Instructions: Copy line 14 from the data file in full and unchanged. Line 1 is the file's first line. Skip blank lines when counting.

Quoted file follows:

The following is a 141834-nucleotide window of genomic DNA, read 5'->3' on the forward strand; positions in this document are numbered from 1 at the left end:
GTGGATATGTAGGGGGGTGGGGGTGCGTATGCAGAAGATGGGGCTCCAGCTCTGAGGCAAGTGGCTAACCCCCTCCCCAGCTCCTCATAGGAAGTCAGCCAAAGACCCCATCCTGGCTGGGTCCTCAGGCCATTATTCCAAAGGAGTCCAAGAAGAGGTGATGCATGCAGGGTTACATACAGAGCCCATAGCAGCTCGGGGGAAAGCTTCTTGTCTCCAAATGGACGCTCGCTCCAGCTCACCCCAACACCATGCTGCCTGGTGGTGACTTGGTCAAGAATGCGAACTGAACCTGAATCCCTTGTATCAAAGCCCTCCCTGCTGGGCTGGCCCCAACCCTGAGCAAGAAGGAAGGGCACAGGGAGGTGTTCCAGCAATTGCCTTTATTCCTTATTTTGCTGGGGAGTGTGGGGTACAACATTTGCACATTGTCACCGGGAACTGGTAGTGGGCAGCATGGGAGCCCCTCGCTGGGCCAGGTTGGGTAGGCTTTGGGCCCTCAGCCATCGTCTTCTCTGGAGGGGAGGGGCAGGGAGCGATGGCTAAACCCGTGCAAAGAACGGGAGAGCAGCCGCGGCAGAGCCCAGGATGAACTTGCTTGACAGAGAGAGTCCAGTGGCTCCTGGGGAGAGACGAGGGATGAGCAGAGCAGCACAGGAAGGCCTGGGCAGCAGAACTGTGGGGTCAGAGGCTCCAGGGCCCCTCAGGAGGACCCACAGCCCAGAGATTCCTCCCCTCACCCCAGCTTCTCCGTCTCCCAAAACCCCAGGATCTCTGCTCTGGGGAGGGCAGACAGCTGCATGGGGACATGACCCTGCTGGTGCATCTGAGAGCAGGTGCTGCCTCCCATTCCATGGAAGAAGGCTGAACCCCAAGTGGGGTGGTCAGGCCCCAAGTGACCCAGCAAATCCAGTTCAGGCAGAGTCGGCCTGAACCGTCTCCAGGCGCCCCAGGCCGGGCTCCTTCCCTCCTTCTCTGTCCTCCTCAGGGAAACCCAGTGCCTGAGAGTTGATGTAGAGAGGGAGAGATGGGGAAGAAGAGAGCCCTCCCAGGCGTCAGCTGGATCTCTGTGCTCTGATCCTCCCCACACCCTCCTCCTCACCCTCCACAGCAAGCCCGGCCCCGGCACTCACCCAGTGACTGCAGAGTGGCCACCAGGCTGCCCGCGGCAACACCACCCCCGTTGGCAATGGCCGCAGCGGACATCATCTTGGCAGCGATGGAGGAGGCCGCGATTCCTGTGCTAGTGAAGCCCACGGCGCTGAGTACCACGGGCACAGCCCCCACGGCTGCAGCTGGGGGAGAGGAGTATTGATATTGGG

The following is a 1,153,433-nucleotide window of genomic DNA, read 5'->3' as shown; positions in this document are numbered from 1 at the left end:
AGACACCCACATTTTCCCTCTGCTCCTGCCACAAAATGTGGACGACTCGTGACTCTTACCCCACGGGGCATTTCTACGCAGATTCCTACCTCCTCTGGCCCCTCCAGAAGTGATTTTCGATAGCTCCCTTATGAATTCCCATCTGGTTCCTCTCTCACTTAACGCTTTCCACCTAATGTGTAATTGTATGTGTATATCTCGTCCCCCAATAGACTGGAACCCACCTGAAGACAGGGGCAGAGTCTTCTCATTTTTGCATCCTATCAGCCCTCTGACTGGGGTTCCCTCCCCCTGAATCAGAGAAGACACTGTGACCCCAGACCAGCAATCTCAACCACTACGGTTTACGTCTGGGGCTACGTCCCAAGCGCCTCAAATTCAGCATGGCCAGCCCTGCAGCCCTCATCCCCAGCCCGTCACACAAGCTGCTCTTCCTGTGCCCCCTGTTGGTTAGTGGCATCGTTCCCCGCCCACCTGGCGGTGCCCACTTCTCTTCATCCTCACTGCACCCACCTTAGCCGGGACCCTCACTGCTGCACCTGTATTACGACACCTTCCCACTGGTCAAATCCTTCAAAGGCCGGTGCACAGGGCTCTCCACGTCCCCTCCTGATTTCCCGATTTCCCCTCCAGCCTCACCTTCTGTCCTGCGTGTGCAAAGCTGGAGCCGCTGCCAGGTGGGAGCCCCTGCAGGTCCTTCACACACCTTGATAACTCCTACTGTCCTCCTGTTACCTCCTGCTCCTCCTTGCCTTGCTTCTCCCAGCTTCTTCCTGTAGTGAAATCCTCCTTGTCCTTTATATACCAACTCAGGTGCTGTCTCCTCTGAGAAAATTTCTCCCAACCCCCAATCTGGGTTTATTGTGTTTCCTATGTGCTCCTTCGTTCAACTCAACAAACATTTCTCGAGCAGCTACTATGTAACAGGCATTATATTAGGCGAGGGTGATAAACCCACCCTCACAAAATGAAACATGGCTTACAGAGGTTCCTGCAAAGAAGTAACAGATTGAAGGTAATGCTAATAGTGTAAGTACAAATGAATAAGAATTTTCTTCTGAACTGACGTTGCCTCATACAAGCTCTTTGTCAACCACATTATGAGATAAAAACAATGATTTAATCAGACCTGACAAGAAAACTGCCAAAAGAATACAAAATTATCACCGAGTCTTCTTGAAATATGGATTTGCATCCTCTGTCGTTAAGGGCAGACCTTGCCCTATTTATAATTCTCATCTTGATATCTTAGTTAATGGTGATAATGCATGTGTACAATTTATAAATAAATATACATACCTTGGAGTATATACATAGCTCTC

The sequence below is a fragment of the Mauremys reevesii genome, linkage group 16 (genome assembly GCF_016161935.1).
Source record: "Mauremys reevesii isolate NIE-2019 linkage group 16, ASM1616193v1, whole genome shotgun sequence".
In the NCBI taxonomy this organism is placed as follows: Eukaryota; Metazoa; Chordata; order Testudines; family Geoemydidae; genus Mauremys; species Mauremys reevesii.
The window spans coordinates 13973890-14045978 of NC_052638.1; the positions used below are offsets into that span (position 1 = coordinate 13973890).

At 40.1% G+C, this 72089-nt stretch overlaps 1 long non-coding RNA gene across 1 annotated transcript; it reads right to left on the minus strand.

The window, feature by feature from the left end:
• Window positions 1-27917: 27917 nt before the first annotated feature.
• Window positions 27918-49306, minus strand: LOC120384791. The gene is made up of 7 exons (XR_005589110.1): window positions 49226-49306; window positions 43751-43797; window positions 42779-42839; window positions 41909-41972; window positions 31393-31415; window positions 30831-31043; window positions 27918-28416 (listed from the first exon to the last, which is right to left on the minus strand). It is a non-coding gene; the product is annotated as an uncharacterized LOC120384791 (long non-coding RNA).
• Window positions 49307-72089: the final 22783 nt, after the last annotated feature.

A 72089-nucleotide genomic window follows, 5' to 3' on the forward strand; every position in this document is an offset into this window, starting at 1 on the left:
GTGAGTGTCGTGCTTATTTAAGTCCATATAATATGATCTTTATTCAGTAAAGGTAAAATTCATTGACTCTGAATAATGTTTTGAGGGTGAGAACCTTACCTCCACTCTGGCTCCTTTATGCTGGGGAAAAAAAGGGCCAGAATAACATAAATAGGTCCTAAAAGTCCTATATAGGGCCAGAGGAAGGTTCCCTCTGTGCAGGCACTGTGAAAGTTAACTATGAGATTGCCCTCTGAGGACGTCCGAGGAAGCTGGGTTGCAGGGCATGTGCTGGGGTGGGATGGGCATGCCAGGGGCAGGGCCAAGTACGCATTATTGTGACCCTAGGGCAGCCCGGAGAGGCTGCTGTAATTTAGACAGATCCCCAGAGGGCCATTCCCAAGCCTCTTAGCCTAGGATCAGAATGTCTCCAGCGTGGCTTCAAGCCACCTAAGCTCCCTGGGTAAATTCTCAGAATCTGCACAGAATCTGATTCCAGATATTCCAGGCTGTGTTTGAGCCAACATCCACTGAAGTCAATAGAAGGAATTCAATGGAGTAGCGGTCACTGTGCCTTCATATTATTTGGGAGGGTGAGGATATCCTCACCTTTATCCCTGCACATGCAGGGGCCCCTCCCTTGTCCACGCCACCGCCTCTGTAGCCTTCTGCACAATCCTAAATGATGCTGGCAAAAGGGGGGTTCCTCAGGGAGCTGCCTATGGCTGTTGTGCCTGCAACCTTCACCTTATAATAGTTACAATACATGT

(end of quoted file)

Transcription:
A 72089-nucleotide genomic window follows, 5' to 3' on the forward strand; every position in this document is an offset into this window, starting at 1 on the left: